Let’s say you’re among the 76% of parents recently surveyed by Gallup/Sallie Mae who don’t plan to tap your retirement savings to pay for college. The rising cost of tuition is still a big concern, especially if you’re considering a private institution.
In that case, you might want to take a fresh look at the recently renamed Private College 529 Plan, which lets parents pre-pay the tuition at more than 270 private colleges, from MIT and Mount Holyoke on the east coast to Stanford and Pomona on the west. The pre-payment essentially freezes the cost of a child’s future education at current rates.
Formerly known as the Independent 529 Plan, the program donned its new name in August, when it also switched investment managers, from TIAA-CREF to a subsidiary of Oppenheimer Funds.
Prepaid tuition plans aren’t new, and neither is this one. But it is the only one geared toward private colleges. And the appeal is obvious: If you pay four years’ worth of college costs today — let’s say $104,000, based on the current average figure for private college tuition and fees — those payments will cover tuition down the road, even if tuition increases to, say, $150,000 by the time your child gets around to matriculating. You’ve effectively saved about $50,000. And it’s not fearmongering to forecast that college prices will continue to rise: The college tuition inflation rate is roughly double that of the general inflation rate.
The downside is that you’ve lost the use of that $104,000 between the time you’ve invested it and when Junior heads off to college. Also, most parents will buy tuition credits over time, and those are locked in at each current year’s rate and aggregated at the end. Unless you or the grandparents contribute a bundle, your 529 contributions alone may not cover the whole bill.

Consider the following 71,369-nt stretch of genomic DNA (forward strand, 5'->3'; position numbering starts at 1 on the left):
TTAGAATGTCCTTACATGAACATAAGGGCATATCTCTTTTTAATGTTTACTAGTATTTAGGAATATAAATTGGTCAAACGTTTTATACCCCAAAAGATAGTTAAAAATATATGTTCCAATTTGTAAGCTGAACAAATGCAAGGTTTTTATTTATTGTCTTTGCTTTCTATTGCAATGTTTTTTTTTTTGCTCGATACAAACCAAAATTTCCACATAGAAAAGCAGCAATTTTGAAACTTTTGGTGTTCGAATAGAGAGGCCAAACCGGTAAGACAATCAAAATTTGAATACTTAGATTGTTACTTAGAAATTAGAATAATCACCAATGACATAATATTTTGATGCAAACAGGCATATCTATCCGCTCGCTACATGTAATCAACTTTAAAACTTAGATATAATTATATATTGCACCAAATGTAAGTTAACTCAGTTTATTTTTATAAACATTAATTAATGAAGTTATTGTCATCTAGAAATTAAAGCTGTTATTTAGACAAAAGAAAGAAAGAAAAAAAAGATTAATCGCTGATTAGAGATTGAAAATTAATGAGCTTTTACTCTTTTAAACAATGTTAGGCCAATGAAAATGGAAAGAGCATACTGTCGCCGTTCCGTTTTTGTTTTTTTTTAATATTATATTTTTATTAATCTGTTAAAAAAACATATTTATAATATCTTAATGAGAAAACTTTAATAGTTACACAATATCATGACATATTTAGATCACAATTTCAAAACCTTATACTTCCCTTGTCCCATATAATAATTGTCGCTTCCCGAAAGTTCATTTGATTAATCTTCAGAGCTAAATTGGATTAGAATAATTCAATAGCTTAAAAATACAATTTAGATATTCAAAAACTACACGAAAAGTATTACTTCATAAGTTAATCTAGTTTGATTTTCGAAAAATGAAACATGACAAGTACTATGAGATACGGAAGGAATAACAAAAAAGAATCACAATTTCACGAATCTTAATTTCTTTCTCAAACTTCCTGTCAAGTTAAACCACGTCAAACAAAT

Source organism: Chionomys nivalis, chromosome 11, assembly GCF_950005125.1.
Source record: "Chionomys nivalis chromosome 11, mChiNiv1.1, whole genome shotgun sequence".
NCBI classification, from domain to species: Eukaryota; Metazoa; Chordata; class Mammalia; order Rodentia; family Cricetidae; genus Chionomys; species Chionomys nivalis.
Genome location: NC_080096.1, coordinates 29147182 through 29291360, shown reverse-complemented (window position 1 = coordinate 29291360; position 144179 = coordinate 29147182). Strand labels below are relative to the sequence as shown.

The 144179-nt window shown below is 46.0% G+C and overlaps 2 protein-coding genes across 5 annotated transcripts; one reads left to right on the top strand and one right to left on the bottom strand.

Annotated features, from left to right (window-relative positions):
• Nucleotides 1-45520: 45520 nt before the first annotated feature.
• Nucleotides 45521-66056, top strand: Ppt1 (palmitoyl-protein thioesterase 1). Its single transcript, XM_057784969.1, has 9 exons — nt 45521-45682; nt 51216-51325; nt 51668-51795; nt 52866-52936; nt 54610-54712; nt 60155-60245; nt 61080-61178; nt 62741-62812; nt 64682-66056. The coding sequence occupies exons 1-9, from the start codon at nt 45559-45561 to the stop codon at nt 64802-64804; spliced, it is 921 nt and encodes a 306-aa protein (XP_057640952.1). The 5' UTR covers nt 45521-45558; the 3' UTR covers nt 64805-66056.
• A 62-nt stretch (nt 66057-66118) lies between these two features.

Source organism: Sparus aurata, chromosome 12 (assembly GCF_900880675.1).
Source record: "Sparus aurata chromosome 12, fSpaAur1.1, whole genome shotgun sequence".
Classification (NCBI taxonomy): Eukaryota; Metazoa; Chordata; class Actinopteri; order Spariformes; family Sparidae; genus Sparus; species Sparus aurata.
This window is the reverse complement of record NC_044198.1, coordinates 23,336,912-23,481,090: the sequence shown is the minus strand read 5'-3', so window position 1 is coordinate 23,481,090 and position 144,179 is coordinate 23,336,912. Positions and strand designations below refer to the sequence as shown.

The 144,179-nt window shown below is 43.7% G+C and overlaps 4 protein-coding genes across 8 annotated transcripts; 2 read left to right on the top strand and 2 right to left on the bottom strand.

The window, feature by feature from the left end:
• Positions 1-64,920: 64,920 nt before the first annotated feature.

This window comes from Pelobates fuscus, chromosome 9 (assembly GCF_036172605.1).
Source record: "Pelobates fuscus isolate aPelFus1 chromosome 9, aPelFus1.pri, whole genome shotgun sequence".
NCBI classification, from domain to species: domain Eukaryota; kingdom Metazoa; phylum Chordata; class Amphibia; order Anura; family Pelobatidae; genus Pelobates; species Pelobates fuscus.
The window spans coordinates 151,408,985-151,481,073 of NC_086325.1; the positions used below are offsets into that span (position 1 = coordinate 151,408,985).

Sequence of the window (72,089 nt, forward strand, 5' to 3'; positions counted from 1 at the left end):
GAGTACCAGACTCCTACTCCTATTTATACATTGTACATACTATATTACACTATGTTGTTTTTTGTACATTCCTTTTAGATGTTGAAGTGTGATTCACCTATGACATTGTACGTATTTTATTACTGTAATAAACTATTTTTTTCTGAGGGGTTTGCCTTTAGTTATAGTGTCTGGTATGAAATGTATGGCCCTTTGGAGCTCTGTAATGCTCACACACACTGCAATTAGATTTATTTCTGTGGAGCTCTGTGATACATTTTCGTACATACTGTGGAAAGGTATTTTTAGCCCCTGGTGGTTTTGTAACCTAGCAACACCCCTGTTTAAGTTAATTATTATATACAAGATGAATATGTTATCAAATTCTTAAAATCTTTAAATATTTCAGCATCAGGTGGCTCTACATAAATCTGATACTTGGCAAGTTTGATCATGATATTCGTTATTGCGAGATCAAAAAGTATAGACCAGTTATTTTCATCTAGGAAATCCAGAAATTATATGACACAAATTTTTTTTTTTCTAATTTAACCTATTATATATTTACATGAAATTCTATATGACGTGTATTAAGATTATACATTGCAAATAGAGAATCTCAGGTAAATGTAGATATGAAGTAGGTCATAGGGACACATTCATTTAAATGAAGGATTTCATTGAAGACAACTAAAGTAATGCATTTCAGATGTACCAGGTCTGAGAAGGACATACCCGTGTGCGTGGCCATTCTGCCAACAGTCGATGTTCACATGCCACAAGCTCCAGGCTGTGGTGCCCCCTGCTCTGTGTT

Like most 529s, the money you put into the Private College 529 Plan is withdrawn tax-free. You can also roll your money over to a public 529 plan or a traditional, investment-based one.
The trouble arrives if you put the money in and your child decides not to go to college, says Mark Kantrowitz, the publisher of FinAid.org, an excellent resource for college financial aid planning. “The refunds of both state plans and the private 529 plan tends to be fairly limited,” he says, “in that you’re not going to get a great return on your investment.”
That’s because prepaid plans aren’t investment-based, really, unlike the most common 529 plans, where parents choose investments as they would in an IRA or 401(k), with all the attendant risks and potential rewards of being in the market.
If you want your money back, you can use it in one of three ways:
- For non-education purposes (you’d incur a 10% penalty, as with other 529 plans)
- As a rollover to a traditional 529 plan
- As a straight refund for educational purposes.
In the last two cases, you wouldn’t be charged a penalty, and you’d get your money back plus or minus 2% (depending on market conditions), according to Nancy Farmer, CEO of the Tuition Plan Consortium, a group of private colleges that run the plan.
Farmer says that research shows half of parents are so leery of putting their college funds into any sort of investment that they leave the money in low-interest CDs or savings accounts. Buying tuition credits through a pre-paid plan at least guarantees that some part of your child’s tuition is already paid for — and likely for much less than it would cost the day she enrolls.